AOC bill: Federal contractors must obey labor law and allow unions—or lose
Rep. Alexandria Ocasio-Cortez is eyeing tougher regulations for companies that do work for the federal government on contract. A new bill she's proposing would require contractors to follow all labor laws and allow their workers to unionize or else lose the contract. | J. Scott Applewhite / AP

WASHINGTON (PAI)—Every year, the federal government hands out billions of dollars—$500 billion last year—to corporate contractors and, through them, subcontractors. Rep. Alexandria Ocasio-Cortez wants to ensure those dollars go to union members, union shops, or firms that will let workers unionize.

If they don’t, the first-year Democratic Socialist U.S. representative from New York City says legislatively, they’ll lose out.

That’s the point of HR5073, the A Just Society: Uplift Our Workers Act, which Ocasio-Cortez recently dropped in the hopper. It says, in no uncertain terms, that firms getting federal funds must be pro-worker, obeying all labor laws and not putting roadblocks in front of unionization—or else.

The federal contractors and subcontractors won’t like the pro-worker provisions, which include everything from card-check recognition after union organizing drives to guaranteeing the right to strike to employer-subsidized high-quality health care to a $15 minimum wage, or prevailing wages, whichever is higher, immediately.

The measure won’t get a hearing this year, as there’s too little time left and Congress’s schedule is jammed, but Ocasio-Cortez introduced it as the first step in demanding future action to protect and promote the nation’s workers and their rights.

One presidential hopeful, Sen. Amy Klobuchar, DFL-Minn., has said she backs it, in principle.

“I’d make sure we have the right to collective bargaining and put these provisions in all government contracts,” Klobuchar told the Teamsters presidential forum in Cedar Rapids, Iowa, on Dec. 7, and a livestream audience. “I’d have the prevailing wage, and make sure they (contracts) were fair and would go to union workers, too.” She did not mention Ocasio-Cortez or the bill by name, however.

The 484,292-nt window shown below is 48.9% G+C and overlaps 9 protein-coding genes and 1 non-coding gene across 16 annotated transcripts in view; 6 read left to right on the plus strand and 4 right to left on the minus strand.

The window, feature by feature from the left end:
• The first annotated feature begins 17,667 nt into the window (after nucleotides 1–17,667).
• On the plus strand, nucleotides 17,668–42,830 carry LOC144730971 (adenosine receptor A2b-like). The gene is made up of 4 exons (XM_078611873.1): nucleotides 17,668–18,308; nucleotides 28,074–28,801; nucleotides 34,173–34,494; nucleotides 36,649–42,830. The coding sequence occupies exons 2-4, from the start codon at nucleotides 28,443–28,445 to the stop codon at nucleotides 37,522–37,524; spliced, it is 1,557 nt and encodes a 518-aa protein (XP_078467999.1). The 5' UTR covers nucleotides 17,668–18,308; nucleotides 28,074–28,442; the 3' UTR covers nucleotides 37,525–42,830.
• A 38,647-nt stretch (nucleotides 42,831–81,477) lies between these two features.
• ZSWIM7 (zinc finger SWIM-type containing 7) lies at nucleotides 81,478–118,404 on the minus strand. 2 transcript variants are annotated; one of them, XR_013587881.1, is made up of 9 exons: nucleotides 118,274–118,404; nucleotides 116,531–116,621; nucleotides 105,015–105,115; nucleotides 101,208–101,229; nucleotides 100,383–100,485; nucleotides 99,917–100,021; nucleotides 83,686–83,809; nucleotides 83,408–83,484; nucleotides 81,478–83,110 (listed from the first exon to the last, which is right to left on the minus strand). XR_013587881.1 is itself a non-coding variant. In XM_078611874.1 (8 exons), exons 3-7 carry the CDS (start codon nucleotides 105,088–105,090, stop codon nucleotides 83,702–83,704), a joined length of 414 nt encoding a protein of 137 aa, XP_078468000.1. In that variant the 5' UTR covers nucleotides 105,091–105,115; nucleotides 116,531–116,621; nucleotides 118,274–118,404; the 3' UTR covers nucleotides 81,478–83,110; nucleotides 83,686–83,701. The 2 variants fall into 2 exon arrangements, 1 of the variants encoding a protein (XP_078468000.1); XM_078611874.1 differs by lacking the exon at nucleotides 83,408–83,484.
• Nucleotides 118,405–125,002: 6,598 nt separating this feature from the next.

HR5073 would affect corporations and other enterprises large and small, from a “Christian-only” South Carolina day care center to Walmart. She views contracts as leverage to force firms to recognize and follow workers’ rights.

Ocasio-Cortez’s legislation goes beyond federal contracting recommendations which then-President Barack Obama issued late in his eight-year tenure. He told federal contracting officers—who decide which firms qualify for federal work and which win specific bids—to strongly consider several factors in those decisions.

One was the firm’s record on obeying, or breaking, worker rights laws, including labor laws, wage and hour laws, and job safety and health laws. Others were if the firm obeyed civil rights laws, paid its taxes, and obeyed environmental laws.

But Obama also made clear he wanted errant firms to atone: They would get a chance to shape up and correct any prior wrongdoing before being barred from bidding for federal business.

Ocasio-Cortez not only requires firms to follow labor laws, but her legislation doesn’t give them an out.

HR5073 orders the Office of Management and Budget and the Labor Department to set up a scoring system for federal contractors. It says a contractor’s or subcontractor’s score “shall be considered approximately equal in importance, or significantly more important than cost or price,” when firms bid for federal work or to provide goods and services to the government.